Teaching

Does the Government think anybody can give careers guidance

Monday 12th October 2015

Does the Government think anybody can give careers guidance

Nick Boles MP recommends that apprentices should deliver careers advice assume that govt would pay for DBS, training & management of this

— Denise Bertuchi (@DeniseBertuchi) October 6, 2015

Cue frothing apprentice at mouth and end of relaxed chilling with the family mood.

Of course the article in FE Week which can be read here didn't mean that apprentices should sit down and give peers careers guidance, it meant that apprentices could be used as ambassadors to go out and speak to people about the possible role of apprenticeships in their career journey.

So given that everyone seems to be confused about careers guidance and the allied activities which take place alongside here is my

Cheat's guide to careers work CEIAG.

Careers Education (CE)

If you Google the term careers education, you'll find a lot of vacancies in education. In fact there are a number of terms, Careers Learning, Careers Development etc. This doesn't need to be discrete lessons, in fact it can be delivered in any lesson by anyone who has the interest to want to develop students career development skills. It could be as simple as showing an iCould or Careersbox video which highlights a working life example of what is being taught in the lesson, via case study scenarios and employer activity right up to a full on how to construct a CV workshop.

Careers Information (I)

Careers Information is exactly that information about careers. So it could include:-

  • Labour Market Information - about hours, pay, vacancies etc which can be found in various places
  • Information about professional pathways from professional organisations
  • Training and entry information on professional and degree courses
  • Websites and/or printed literature
  • Videos
  • Information imparted by employers, apprentices etc who have a first hand knowledge of a particular employment sector, profession or pathway.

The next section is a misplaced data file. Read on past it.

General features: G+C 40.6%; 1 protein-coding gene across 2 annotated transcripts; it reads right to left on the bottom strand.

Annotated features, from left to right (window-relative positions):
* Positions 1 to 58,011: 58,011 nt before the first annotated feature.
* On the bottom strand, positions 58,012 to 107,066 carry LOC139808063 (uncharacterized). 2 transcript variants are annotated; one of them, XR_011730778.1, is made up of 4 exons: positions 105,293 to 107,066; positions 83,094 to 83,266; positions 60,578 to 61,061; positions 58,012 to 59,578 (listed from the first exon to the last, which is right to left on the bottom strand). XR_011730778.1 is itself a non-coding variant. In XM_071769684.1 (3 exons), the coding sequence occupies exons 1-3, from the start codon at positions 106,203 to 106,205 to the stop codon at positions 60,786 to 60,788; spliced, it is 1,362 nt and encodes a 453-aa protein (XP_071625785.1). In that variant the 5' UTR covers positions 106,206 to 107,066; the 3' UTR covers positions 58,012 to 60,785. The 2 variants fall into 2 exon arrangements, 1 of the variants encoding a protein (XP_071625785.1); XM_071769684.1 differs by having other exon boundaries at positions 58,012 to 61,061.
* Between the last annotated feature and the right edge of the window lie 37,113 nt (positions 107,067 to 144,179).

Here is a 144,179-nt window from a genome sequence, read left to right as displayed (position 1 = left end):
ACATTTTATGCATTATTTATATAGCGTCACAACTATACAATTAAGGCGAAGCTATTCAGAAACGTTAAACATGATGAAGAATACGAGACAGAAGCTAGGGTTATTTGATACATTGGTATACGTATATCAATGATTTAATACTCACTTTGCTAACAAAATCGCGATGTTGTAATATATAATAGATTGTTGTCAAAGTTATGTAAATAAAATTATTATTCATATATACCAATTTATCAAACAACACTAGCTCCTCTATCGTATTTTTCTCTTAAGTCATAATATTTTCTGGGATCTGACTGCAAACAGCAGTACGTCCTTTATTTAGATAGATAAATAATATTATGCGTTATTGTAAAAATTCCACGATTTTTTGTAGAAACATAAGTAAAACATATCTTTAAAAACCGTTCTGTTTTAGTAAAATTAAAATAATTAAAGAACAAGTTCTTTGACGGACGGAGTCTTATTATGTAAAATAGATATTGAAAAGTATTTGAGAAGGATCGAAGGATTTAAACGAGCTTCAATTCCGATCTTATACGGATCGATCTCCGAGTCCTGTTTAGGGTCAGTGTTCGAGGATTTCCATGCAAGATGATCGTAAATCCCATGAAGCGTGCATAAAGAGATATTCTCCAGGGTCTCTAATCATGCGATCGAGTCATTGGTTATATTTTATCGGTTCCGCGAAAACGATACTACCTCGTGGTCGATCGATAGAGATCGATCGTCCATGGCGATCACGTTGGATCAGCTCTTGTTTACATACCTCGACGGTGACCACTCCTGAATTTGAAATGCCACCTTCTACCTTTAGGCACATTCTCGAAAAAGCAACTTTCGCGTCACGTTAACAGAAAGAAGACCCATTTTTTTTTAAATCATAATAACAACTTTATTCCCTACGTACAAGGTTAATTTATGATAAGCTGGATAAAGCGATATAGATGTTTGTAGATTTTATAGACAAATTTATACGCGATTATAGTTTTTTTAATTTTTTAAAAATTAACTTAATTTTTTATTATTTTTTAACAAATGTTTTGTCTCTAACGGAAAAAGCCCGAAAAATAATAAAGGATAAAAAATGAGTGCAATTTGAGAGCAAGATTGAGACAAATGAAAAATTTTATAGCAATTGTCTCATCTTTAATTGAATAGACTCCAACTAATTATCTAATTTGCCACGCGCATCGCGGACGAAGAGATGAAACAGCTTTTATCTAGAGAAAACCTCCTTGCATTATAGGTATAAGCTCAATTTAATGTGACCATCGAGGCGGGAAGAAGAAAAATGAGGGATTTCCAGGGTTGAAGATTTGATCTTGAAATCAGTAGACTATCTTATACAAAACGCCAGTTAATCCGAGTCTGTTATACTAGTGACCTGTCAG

Careers Advice & Guidance (AG)

This is where proper qualifications come in. The Career Development Institute which is the professional body for career development professionals defines the role as:-


Career development professionals provide activities and services which assist individuals or organisations seeking support to affect a wide range of career transitions. These may be associated with life and career stages, including the development of the career ideas of young people. Contexts include educational choices, work experience and internships, labour market entry, skills and vocational training, job search, sector/management level change, promotion or transfer, redundancy, entrepreneurial business development, working identity change, disability and stress related career development issues, adjustments to life-work balance, returners to the labour market, portfolio working and pre-retirement choices

The level of qualification for membership of The CDI professional register is a level 6 qualification, that is post graduate level.

So what does that mean for schools?

The Goverment insists that

  • The duty on schools, to secure independent careers guidance for all year 8-13 pupils, is intended to expand advice and guidance for young people so they are inspired and motivated to fulfil their potential.
  • High quality, independent careers guidance is also crucial in helping pupils emerge from school more fully rounded and ready for the world of work.

Thus it is clear that a mixture of advice and guidance is necessary along with the education and information - the difference is often down to how the activity is delivered and who delivers it.

Nobody is asking teachers, employers, apprentices or to be careers guidance practitioners - they have not had the training to be impartial nor to be up to date with all the training and career pathways. Nor have they had the grounding in career development theory necessary to be able to effectively counsel students. The bottom line, in my opinion, is only qualified careers guidance professionals should be expected to give careers guidance. Everyone else provides opinion or information.

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